Offering frequent news and analysis from the majestic Evergreen State and beyond, The Cascadia Advocate is the Northwest Progressive Institute's unconventional perspective on world, national, and local politics.

Thursday, September 9, 2010

Tim Eyman and BP's Initiative 1053: A recipe for endless California-style gridlock

Editor's Note (Andrew): This morning, we are pleased to welcome Stephen Green to the NPI Advocate. Stephen worked for more than two decades at the Sacramento Bee covering the California statehouse before retiring in 1999. He previously edited a book on Golden State politics and government, the California Political Almanac. In this special guest post, he explains how California's version of Initiative 1053 has resulted in endless gridlock and paralyzed government.

This fall, Washington voters are being asked to approve Initiative 1053, a Tim Eyman ballot measure that would require a two-thirds vote in both houses of Washington's Legislature to raise revenue.

If you’re wondering how to vote, look south.

California has had the two-thirds requirement in one form or another since 1922. It has caused decades of legislative gridlock and the inability to pass state budgets. That, in turn, has disrupted vital functions of state government and damaged the economy in Sacramento County where the capitol is located.

Requiring a two-thirds vote to pass legislation is unquestionably undemocratic. The majority no longer rules. Such a scheme gives veto power to a small minority of lawmakers. If I-1053 passes, seventeen state senators will have the ability to hold up revenue bills supported by Washington's one hundred and thirty other lawmakers!

Most budgets contain tax changes and revisions. That, among other factors requiring a two-thirds vote, allows a minority of legislators in California to hold up passage of the state budget indefinitely. And they often do. Some even hold up a budget so they can extort pork for their districts.

California's Constitution requires that the Legislature pass a budget by June 15th and receive the governor's approval before June ends. In the last twelve years, the June 15th deadline has never been met. The closest the Legislature has come to being on time was June 20th, and they were still late.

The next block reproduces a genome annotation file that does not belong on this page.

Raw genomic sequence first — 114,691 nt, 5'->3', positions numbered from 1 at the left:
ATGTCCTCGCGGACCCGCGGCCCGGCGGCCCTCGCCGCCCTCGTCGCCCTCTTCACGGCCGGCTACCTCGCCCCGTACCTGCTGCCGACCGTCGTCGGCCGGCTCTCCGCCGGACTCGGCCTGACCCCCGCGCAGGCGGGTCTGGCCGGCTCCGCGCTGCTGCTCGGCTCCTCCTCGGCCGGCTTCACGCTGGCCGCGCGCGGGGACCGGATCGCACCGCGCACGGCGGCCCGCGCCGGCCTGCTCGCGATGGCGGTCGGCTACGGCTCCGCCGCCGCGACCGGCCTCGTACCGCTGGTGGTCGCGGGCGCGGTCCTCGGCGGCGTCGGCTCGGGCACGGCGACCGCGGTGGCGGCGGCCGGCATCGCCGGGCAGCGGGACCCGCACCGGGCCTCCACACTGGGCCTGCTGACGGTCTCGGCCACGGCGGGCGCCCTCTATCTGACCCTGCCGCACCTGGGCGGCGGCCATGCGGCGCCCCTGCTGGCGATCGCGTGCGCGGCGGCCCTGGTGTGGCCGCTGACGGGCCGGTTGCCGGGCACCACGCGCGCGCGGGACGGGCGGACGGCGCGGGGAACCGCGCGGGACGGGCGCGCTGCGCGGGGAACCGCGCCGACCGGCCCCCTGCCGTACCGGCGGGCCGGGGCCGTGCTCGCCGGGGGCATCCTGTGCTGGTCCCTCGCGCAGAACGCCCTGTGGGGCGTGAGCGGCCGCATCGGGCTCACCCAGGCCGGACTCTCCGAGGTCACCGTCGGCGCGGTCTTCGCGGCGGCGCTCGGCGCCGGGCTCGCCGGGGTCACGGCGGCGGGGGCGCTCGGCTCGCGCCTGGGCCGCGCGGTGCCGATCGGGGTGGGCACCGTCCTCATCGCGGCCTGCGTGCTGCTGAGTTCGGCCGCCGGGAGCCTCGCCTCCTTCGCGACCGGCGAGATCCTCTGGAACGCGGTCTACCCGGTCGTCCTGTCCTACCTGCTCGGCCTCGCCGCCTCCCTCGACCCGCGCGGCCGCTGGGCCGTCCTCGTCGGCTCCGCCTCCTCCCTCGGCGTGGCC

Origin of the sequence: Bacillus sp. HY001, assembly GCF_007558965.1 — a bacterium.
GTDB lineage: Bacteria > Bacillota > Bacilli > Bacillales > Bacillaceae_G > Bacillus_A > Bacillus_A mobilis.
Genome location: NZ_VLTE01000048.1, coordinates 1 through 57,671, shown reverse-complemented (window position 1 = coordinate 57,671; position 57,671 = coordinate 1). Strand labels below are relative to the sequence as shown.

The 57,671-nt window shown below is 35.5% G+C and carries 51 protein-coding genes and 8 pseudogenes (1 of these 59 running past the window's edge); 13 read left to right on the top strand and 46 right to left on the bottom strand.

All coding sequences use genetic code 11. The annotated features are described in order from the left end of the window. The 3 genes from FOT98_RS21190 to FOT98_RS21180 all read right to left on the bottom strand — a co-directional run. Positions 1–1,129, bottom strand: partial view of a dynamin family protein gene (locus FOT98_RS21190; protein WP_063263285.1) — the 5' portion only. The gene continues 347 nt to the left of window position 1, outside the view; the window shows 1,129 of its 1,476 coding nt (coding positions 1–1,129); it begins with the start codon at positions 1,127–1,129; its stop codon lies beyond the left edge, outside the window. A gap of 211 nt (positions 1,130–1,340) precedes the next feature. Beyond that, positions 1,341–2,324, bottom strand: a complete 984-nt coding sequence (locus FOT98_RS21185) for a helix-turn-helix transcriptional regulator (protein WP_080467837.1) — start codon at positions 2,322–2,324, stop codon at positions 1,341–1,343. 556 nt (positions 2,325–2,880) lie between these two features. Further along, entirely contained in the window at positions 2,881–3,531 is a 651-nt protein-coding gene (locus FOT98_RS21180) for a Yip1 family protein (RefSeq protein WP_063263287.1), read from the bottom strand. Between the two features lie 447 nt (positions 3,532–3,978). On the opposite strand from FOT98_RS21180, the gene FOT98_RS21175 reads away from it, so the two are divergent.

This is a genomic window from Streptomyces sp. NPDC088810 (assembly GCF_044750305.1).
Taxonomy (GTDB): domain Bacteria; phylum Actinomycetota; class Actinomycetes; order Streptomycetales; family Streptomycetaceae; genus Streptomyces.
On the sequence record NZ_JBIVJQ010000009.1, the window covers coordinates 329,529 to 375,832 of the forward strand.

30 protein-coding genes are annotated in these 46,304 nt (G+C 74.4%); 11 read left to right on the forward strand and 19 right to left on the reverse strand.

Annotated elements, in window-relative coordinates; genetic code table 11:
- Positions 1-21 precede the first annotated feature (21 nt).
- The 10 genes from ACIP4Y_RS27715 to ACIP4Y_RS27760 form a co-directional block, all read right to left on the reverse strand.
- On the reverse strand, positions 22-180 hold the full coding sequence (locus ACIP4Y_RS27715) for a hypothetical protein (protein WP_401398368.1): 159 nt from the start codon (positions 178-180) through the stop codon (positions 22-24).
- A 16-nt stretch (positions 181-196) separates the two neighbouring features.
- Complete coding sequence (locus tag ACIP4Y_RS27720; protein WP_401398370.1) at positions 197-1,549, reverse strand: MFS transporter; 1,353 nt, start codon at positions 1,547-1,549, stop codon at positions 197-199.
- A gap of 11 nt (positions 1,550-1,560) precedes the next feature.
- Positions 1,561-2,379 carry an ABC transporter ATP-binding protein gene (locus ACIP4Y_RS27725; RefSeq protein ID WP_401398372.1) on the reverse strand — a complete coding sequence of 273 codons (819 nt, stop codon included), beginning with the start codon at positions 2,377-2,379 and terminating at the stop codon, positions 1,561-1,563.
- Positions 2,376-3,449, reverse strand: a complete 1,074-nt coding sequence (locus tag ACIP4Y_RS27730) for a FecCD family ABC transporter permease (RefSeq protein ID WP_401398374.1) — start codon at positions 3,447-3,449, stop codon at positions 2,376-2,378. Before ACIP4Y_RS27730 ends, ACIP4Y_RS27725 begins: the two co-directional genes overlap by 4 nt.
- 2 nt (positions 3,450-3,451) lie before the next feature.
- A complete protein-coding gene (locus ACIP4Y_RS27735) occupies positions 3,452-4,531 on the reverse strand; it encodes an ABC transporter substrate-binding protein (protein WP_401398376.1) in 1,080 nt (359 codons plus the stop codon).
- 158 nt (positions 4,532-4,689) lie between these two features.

We are now into September and California has yet to enact a budget for the 2010-11 fiscal year. And no settlement is in sight.

When California doesn't have a budget in place, people who do business with the state — vendors, suppliers, consultants, contractors — can't be paid. Most of them are small business operators.

Stalled budgets have stopped highway construction.

Nursing home inspectors haven't been able to travel. Broken down air circulation equipment in buildings hasn't been fixed.

If there is no budget by August 1st, many categories of state workers don't get paid. Their health-care premiums and union dues are not paid. There are no state employee payments to the state treasury or Social Security.

If an employee has a garnishment for child support or a debt, no payment is made. Credit unions and some banks routinely make low-interest loans to state workers who are not being paid. Nonetheless, many unpaid workers simply cut back on spending.

Sacramento County is home to 68,000 people receiving state paychecks. When state workers aren't being paid, retailers and restaurateurs feel it. Some simply close up until a budget is in place — and lay off their employees.

A stalled budget also keeps government from functioning as it should. People who are seeking licenses from the state (everyone from barbers, morticians, nurses, doctors and etc.) can't get a license to work.

We've been in situations where school has been starting up in the fall and new teachers haven't received their teaching credentials from the state. State agencies run out of postage money. Tax refunds are delayed.

It's a mess.

Washington has a chance to learn from California. Requiring a two thirds vote to raise revenue is easily the biggest, most disruptive mistake that California has made. It's a recipe for endless gridlock and nonfunctioning government.

On or before this November 2nd, cast a vote for uncommon sense and vote NO on Tim Eyman and BP's Initiative 1053.


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